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Discussion Starter · #1 · (Edited)
It’s pretty safe to say that becoming a father is a life changing event. When my son was born in 2016, I had to make some adjustments in how I approach clothing. I thought these bits of wisdom might be valuable for other fathers-to-be.

The first major adjustment a new Trad Dad should consider is discretionary spending. No matter how much you earn, a child will significantly cut into your budget.

The second major adjustment for a Trad father is caring for your clothing. Before I had a child, I could never have imagined just how messy they could be. Even if you amassed a wardrobe of Mercer shirts and Shaggy Dog sweaters, you will (wisely) be hesitant to wear them near your beloved newborn child.

Those points have led me to adopting a more affordable take on Trad. In brief, here are my conclusions:

1. It is fine to wear nicer clothing to the office, but do yourself a favor and change when you walk in your front door of the evening.

2. A cotton crewneck sweatshirt will prove indispensable around the house. It’s trad enough, can be worn over a fraying OCBD & khakis, and most importantly can be washed as often as necessary without concern. Think of it as your shield from bodily fluids and baby powder. Consider purchasing multiple. My favorite has my alma mater on it.

3. A broader point I have adopted which may especially be important for budget conscious new fathers: expensive OCBDs provide excellent collar rolls, but unless you are wearing a tie an affordable OCBD should perfectly suffice. I have yet to find a better daily wear OCBD than RL Polo’s. They are widely available, must-iron, and can be had for $50 new on eBay at all times. Keep the Mercer or Brooks Brothers shirt in the closet for special occasions.

4. Thrifting is a valid option, but as a new father you won’t have as much time available to scour the forums and auctions as before. Keep that in mind.

5. Wool sweaters are expensive and shouldn’t be washed often. Consider affordable cotton crewnecks in the usual colors. JC Penney reliably stocks them, and they can be purchased for under $10 on sale. They tend to fade, but at that price you can restock as necessary.

6. Watches—many a Trad jumps into the world of vintage mechanical timepieces. Be aware that these watches require costly servicing every 3-5 years (newer watches can go longer, though that debate rages on). Consider a quartz Timex instead. I have both, but the Timex shares wrist time with equal pleasure to my 50s Omega Seamaster.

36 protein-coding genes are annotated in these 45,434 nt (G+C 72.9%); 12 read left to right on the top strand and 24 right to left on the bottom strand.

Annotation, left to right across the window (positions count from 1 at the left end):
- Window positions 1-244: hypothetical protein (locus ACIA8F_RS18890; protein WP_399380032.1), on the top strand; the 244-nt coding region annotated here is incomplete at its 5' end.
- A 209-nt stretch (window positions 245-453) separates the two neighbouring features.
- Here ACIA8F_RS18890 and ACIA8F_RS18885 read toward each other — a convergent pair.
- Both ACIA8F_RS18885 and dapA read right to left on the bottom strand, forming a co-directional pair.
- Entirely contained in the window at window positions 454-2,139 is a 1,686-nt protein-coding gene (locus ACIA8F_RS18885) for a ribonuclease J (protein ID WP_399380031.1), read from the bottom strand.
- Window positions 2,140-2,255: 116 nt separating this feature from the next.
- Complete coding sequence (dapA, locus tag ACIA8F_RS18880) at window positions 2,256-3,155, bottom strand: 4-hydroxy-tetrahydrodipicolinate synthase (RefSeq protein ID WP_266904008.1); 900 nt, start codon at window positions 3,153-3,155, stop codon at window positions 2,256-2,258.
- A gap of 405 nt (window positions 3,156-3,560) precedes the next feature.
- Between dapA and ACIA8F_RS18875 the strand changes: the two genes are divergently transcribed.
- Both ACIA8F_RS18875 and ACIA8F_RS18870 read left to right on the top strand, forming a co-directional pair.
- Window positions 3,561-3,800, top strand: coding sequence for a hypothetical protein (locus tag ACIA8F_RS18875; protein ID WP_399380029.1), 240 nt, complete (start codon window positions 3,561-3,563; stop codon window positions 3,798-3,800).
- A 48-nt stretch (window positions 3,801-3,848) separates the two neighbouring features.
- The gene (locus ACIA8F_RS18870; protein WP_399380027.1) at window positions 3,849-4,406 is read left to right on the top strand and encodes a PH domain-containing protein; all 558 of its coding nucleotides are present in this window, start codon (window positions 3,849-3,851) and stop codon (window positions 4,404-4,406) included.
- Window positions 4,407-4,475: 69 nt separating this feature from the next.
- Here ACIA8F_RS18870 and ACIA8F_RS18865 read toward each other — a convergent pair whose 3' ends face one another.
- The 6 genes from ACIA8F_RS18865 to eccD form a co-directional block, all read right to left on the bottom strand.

Those are the main points that come to mind. Feel free to disagree or offer your own paternal sage wisdom. And, yes, this list does assume that you are helping change diapers and other parental duties. That may not apply to all new fathers in 2018, but I think it applies to most.
 

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It gets better. Not. You have to pay for 4 years of college, if you are lucky he finishes in 4, all the while filling his checking account throughout college. He finishes college and talks about caddying a few more months to get extra money because he might want to go to Europe with some friends before he looks for a "real" job. Yeah, it gets a lot easier.

Happy ending. He caddied for 3 months during the day and worked at my friend's restaurant at night and started his "real" job January 1st. By the way......it's worth every minute of the journey. Good luck and enjoy.
 

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1. It is fine to wear nicer clothing to the office, but do yourself a favor and change when you walk in your front door of the evening.
Absolutely this!! Excellent advice here.

2. A cotton crewneck sweatshirt will prove indispensable around the house. It's trad enough, can be worn over a fraying OCBD & khakis, and most importantly can be washed as often as necessary without concern. Think of it as your shield from bodily fluids and baby powder. Consider purchasing multiple. My favorite has my alma mater on it.
a sweater doesn't protect your pants.

5. Wool sweaters are expensive and shouldn't be washed often. Consider affordable cotton crewnecks in the usual colors. JC Penney reliably stocks them, and they can be purchased for under $10 on sale. They tend to fade, but at that price you can restock as necessary.